>or will it only help them improve yields?

It could help yields, but thats not even a given, and I suspect also not the main reason for doing it that way. For instance packaging seems a lot more difficult with 2 seperate cores, and any problems occuring at that stage could render the entire chip useless.

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Crashman

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Northwood was a half-fast core. Everything else P4 was trash.

<font color=blue>Only a place as big as the internet could be home to a hero as big as Crashman!</font color=blue>
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Viditor

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It's apparent that THG still doesn't understand what TDP is...From the article:

"...allows for a TDP (Thermal Design Power or a maximum heat dissipation)..."

Intel's TDP is NOT maximum heat dissipation, and it says so quite plainly in Intel's definition of TDP! It's a guideline for TYPICAL heat dissapation under full load.
It says quite plainly that this is not max heat...
AMD's TDP is different in that it IS max heat, and says so quite plainly in the guidelines...

Cheers,
Charles
 

Crashman

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Former Staff
Yes, but there's another problem: AMD's TDP doesn't even have relavence to actual product, but instead is the maximum allowed for the design. It's a worst-case scenario that never, ever happens. ie, you'd blow a Venice before you'd get it to produce the maximum heat AMD says it might theoretically produce.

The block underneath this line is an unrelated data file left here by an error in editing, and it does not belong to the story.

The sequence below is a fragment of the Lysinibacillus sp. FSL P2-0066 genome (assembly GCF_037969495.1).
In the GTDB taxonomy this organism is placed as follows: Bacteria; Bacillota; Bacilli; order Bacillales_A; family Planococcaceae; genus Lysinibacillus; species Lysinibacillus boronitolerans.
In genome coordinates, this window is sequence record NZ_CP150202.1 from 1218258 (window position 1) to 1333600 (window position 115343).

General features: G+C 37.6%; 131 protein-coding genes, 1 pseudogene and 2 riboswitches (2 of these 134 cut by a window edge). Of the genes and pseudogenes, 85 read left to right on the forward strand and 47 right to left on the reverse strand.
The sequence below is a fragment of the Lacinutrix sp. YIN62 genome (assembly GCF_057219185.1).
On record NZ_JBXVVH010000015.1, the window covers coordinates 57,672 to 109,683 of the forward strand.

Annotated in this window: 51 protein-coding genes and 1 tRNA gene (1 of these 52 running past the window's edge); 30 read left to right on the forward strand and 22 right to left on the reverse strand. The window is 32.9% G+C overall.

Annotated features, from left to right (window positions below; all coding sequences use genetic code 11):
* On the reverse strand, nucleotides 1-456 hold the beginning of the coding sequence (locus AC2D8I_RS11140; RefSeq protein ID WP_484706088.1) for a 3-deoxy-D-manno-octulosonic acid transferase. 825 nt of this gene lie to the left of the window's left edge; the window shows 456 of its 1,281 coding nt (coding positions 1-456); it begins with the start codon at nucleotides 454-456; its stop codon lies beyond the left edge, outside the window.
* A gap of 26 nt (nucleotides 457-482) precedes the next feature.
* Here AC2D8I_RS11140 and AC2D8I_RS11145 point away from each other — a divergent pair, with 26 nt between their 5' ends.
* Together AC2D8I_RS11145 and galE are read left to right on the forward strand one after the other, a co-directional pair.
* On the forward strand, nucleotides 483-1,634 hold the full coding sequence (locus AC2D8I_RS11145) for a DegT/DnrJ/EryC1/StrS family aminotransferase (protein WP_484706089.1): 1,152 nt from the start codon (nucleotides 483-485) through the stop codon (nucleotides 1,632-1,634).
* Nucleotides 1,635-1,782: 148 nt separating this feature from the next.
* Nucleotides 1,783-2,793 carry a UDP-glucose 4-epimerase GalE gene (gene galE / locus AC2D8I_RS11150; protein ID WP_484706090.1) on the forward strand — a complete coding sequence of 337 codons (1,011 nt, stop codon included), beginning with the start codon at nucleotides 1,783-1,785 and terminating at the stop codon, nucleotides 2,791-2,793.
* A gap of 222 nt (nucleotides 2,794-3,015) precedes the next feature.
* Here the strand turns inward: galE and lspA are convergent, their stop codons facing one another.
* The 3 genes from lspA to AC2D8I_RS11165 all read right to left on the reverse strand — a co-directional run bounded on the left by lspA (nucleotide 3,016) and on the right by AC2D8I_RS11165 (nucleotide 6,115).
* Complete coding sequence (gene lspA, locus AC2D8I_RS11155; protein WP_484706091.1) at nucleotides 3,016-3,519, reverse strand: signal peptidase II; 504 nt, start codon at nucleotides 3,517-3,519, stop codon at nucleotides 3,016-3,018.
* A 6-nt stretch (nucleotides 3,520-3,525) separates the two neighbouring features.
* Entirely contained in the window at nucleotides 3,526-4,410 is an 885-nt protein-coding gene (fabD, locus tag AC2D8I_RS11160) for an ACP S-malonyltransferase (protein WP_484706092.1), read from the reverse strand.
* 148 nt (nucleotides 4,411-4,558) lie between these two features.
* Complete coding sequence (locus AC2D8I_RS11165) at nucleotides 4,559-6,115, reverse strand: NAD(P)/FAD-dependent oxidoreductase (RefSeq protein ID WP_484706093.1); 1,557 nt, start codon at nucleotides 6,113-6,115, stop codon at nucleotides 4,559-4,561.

<font color=blue>Only a place as big as the internet could be home to a hero as big as Crashman!</font color=blue>
<font color=red>Only a place as big as the internet could be home to an ego as large as Crashman's!</font color=red>
 

P4Man

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THG has a "great" article up on Cedar Mill
<A HREF="http://www.tomshardware.com/cpu/20051007/index.html" target="_new">http://www.tomshardware.com/cpu/20051007/index.html</A>

its called "Cedar Mill Cools Down The Pentium 4 Heat", yet there are no temperature measurements, and power measurements show its only marginally below Prescott while being almost twice as small.. guess what, that most likely means its considerably hotter, not cooler.

Then they have a subtitle called "It Is Not Just A Die Shrink!", while really, it is. Just some tweaks to the process (no kidding, its a new process!), and "sleep transistors".. no new or changed functional units though, no performance or functional improvements, nada. IOW, just a basic shrink.